Old-Fashioned Values In Contemporary Romance by Sally Brandle + BookGiveaway (Romance Author University)
Absolutely! Hollywood churns out weekly television episodes and blockbuster movies showcasing honesty, loyalty, responsibility, compassion, etc. because their audience longs for them. When you feature uncompromising, principled key players in your stories you gift a reader with stability in challenging times. Consistency in the actions of your characters makes them convincing. Choose wisely about what each character judges to be important and craft your opening scenes so that your readers immediately get a vibe on how they will respond. Human nature in real time is undependable, but it shouldn’t be so in fiction. You may not create the next Superhero or win a RITA, but your book may be the bright spot in a reader’s dismal day. Bring on everyday people with truly heroic manners and pit them against villains with equally strong values. That’s my story and I’m sticking to it.
Disclaimer time-I write Romantic Suspense and strive for diabolical antagonists. Nonetheless, highlighting standards of behavior without drifting into paragons of virtue status is possible in all romantic sub-genres. Popular tropes listed below provide ample opportunity for old-fashioned values, some of which seem to be struggling in our modern-day times if you watch the nightly news. The wonderful drawings by my friend, Pat Coonan, may help clarify my ideas. Values are italicized.
Two unsuspecting strangers trapped together in an elevator, or in a remote cabin, or stranded on a desert island. You get the drift. How romantic—especially if you can eliminate cell reception or other electronic demands! When you bring amore onto center stage by having your characters be fully present without technology or an agenda, know there are deep sighs from your audience at the thought of uninterrupted moments. Throw in a dash of quality time spent together solving oncoming conflicts and—winner, winner, clover dinner! Once they survive, of course.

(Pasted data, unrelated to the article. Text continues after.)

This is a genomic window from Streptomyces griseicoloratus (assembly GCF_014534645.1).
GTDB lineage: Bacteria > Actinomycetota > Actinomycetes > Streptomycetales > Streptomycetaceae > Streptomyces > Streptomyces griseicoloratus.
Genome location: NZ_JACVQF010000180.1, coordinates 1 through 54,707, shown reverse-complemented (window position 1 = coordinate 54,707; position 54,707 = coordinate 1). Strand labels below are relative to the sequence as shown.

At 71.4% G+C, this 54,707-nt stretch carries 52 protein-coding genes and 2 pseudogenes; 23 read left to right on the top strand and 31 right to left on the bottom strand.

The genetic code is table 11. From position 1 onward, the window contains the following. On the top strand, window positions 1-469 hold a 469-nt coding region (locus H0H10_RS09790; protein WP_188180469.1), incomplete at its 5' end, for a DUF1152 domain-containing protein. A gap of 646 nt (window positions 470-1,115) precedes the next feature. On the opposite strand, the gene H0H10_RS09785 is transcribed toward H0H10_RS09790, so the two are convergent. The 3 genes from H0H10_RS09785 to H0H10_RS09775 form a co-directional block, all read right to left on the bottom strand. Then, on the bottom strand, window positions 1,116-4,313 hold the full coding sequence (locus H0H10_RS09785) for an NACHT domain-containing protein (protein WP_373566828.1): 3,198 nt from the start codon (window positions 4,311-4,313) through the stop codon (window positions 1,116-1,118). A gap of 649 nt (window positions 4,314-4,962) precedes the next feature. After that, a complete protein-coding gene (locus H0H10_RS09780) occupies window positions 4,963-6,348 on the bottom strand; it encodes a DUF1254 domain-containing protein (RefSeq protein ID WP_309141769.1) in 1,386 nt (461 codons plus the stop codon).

Enemies to lovers. Tapping complaints on a screen to a friend compounds strained relationships. In my opinion, meddling sidekicks become tiresome. But wait, door number two—work out issues directly with each other-not with the ‘help/advice/counsel’ of others. And after deep, meaningful conversation pauses, how about making your protagonists lend support when it’s not convenient? Today’s in-your-face and fast paced tempo creates anxiety and catapults energy between people. If the first meeting of your hero/heroine in your story is initially negative, remove the virtual rocks and get that dialogue flowing. Humor’s a great foil in a meet/hate scene. There’s nothing worse for me than reading a book where it’s apparent that if they’d talked things through, no conflict would exist. I can thank my first editor for pointing out that issue in my own debut manuscript. And thus began the twenty-seventh iteration.
I’m not who you think I am, I’m really a gazillionaire, or a prince, or I bought Apple stock in 1980. Emphasize the poser’s pride in a job well done—especially if the task gives them the willies. Carefully morphing your elitist/royal/techie to be courteous to the kid who refills their water glass in a restaurant gains additional votes from me. In a former life, I participated in prospective employee interviews. Before the final decision, I’d suggest we take the potential new hire to lunch. Their treatment of a server indicated how much of a team player they’d be. Test out the theory, I dare you. Showing how your formerly spoiled character becomes open-minded can be tricky but produces tissue moments.
Oh my gosh, I’ve let the right one slip away! How could I not see that the frumpy IT tech who gets jittery when talking to me is really a keeper? Loss or risk of losing that perfect someone in a lovelorn epiphany can be enhanced by your character doing an honest self-assessment. Follow it up with their rehearsed apology they know is deserved and determination to show Mr. or Ms. Keeper that they’d adored from afar correctly, even if their threadbare patience finally unraveled.
Destined to be together-no matter the obstacles thrown in their paths. Celeste de Blasis masterfully drew out separation in “Wild Swan.” I read the story decades ago, and still remember the challenges. Writers should use setbacks for teachable moments. I read plenty of romance genres and don’t often find this concept on the positive aspect of failure. When commitment to succeed becomes a force for positivity and encouragement, your writing will have a lasting effect.